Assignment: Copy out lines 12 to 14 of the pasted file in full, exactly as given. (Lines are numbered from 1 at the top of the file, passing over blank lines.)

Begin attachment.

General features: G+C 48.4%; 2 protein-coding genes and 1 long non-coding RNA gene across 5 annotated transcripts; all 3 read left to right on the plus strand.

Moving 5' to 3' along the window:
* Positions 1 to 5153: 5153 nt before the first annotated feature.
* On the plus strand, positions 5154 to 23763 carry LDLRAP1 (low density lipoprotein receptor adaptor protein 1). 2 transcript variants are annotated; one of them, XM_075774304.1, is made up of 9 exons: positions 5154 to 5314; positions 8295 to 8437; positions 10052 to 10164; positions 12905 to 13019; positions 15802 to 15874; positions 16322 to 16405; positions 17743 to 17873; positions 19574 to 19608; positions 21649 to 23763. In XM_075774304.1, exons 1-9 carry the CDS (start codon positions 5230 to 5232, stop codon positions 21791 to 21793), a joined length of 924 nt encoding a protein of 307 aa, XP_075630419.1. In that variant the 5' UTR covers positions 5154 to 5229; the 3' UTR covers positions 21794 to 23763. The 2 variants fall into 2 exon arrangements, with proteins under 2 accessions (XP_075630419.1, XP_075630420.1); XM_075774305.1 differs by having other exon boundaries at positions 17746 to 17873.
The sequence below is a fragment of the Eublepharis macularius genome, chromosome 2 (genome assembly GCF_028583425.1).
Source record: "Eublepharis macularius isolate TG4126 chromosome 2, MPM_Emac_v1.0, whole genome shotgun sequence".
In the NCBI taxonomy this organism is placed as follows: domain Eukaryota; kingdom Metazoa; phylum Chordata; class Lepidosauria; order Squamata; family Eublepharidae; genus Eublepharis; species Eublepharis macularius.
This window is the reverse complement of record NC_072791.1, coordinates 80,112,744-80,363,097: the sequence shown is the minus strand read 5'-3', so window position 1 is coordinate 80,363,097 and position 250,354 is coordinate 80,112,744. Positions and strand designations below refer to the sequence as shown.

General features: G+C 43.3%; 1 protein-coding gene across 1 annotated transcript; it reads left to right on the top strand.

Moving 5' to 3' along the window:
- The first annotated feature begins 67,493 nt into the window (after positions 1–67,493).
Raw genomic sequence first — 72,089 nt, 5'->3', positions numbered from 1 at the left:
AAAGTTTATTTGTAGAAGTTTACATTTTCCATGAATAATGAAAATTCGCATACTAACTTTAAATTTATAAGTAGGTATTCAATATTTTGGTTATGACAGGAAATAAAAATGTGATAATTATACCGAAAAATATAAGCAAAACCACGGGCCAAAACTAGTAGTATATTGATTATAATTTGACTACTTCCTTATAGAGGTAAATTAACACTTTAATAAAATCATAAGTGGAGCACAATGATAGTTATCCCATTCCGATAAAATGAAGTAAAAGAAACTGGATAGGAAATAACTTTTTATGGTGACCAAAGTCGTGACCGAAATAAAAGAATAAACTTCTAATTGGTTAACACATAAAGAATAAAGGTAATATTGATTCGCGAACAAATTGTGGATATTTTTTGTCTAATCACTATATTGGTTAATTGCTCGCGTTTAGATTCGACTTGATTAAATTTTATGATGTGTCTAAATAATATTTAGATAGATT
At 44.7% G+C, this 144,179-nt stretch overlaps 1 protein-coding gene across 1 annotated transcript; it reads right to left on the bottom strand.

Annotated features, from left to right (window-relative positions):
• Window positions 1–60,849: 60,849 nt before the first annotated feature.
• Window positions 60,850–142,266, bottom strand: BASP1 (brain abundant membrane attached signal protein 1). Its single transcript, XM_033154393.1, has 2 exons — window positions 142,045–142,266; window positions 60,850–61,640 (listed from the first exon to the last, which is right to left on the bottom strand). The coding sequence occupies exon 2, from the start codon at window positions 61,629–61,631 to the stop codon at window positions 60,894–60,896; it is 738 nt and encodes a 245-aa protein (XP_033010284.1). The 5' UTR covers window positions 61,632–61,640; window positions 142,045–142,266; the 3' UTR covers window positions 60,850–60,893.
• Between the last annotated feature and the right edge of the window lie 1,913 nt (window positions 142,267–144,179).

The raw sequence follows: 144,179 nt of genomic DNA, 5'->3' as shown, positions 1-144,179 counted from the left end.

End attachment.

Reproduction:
Raw genomic sequence first — 72,089 nt, 5'->3', positions numbered from 1 at the left:
AAAGTTTATTTGTAGAAGTTTACATTTTCCATGAATAATGAAAATTCGCATACTAACTTTAAATTTATAAGTAGGTATTCAATATTTTGGTTATGACAGGAAATAAAAATGTGATAATTATACCGAAAAATATAAGCAAAACCACGGGCCAAAACTAGTAGTATATTGATTATAATTTGACTACTTCCTTATAGAGGTAAATTAACACTTTAATAAAATCATAAGTGGAGCACAATGATAGTTATCCCATTCCGATAAAATGAAGTAAAAGAAACTGGATAGGAAATAACTTTTTATGGTGACCAAAGTCGTGACCGAAATAAAAGAATAAACTTCTAATTGGTTAACACATAAAGAATAAAGGTAATATTGATTCGCGAACAAATTGTGGATATTTTTTGTCTAATCACTATATTGGTTAATTGCTCGCGTTTAGATTCGACTTGATTAAATTTTATGATGTGTCTAAATAATATTTAGATAGATT
At 44.7% G+C, this 144,179-nt stretch overlaps 1 protein-coding gene across 1 annotated transcript; it reads right to left on the bottom strand.